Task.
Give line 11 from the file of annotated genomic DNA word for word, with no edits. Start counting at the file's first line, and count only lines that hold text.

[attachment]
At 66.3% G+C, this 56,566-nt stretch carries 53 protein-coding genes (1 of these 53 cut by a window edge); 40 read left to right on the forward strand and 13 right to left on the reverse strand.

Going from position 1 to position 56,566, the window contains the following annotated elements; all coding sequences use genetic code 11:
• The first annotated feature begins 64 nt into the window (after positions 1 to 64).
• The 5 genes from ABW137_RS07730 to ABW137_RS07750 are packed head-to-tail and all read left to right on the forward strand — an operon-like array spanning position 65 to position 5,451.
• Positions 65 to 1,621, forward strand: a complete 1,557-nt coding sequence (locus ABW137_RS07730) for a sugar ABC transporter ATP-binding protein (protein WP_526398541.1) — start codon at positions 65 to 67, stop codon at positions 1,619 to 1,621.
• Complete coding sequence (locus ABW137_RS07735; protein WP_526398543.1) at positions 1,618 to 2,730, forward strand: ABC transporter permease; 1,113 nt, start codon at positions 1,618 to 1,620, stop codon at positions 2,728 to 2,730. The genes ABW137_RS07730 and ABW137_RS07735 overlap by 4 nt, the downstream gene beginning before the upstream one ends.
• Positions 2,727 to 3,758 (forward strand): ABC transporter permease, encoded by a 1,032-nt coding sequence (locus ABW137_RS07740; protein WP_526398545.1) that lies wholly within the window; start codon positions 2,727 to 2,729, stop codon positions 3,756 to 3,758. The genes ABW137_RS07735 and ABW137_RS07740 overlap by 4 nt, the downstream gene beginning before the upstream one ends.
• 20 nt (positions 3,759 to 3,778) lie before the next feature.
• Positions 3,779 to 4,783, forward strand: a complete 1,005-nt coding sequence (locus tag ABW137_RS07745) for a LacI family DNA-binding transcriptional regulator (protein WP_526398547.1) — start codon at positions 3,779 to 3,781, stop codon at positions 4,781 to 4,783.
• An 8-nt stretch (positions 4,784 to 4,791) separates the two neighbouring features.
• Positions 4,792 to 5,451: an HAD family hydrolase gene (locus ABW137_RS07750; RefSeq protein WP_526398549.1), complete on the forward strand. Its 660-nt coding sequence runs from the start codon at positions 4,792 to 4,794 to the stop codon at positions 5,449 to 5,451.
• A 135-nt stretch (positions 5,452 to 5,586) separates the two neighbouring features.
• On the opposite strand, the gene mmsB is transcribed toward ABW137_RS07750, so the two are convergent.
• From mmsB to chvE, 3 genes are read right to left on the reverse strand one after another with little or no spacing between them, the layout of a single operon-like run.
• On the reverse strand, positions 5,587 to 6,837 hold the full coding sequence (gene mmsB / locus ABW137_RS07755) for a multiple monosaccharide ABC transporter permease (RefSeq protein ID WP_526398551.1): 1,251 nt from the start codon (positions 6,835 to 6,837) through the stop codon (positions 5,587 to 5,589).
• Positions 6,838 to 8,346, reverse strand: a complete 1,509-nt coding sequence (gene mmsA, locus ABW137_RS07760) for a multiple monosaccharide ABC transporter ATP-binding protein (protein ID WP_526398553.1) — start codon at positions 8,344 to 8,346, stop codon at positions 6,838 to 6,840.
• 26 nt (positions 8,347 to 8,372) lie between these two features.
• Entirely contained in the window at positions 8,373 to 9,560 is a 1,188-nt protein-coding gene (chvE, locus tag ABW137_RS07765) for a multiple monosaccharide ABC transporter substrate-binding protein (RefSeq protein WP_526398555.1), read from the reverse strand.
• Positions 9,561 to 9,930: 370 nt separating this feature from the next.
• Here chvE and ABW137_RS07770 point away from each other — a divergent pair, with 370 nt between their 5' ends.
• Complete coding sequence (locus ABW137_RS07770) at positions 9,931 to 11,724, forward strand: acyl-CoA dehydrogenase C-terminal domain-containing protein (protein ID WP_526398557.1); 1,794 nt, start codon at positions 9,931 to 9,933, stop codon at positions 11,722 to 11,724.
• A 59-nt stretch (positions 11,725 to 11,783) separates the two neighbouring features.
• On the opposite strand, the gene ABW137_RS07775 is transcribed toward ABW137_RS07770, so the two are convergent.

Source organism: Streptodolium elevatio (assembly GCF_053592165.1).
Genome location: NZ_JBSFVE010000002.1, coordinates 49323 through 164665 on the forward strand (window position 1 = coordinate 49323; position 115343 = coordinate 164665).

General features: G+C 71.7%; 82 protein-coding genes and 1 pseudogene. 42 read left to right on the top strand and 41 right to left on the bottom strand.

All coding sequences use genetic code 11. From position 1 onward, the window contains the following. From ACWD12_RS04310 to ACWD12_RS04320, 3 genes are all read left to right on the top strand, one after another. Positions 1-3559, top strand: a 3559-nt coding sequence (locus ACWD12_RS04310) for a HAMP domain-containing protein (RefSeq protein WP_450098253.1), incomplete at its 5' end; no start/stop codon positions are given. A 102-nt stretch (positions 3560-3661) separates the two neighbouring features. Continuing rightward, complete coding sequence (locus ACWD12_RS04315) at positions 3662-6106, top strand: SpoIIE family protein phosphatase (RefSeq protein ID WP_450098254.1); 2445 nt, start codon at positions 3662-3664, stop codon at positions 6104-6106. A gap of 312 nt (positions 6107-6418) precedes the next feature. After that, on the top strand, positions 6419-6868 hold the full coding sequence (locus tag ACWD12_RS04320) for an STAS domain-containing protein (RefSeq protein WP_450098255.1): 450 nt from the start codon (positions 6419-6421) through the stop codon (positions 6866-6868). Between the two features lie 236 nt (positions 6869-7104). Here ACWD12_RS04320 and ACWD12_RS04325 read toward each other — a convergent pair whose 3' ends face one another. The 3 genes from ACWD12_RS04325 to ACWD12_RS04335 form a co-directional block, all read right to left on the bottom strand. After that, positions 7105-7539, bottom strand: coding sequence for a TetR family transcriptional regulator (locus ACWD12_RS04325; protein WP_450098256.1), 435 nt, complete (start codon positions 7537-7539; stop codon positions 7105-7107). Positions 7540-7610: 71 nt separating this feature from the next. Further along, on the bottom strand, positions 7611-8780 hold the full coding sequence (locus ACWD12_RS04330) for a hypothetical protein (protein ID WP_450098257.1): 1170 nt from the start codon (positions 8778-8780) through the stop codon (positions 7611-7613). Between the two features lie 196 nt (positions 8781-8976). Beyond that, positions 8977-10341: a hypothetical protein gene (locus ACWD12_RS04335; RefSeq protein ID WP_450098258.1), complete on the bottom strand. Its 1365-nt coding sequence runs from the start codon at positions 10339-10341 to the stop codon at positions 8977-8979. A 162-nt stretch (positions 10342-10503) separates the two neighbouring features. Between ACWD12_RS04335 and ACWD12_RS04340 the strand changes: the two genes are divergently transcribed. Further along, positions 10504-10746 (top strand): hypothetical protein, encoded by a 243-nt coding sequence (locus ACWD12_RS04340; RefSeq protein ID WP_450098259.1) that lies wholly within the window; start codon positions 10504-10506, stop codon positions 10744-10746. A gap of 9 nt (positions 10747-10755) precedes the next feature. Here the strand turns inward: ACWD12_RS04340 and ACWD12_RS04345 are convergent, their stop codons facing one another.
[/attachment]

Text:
• Positions 4,792 to 5,451: an HAD family hydrolase gene (locus ABW137_RS07750; RefSeq protein WP_526398549.1), complete on the forward strand. Its 660-nt coding sequence runs from the start codon at positions 4,792 to 4,794 to the stop codon at positions 5,449 to 5,451.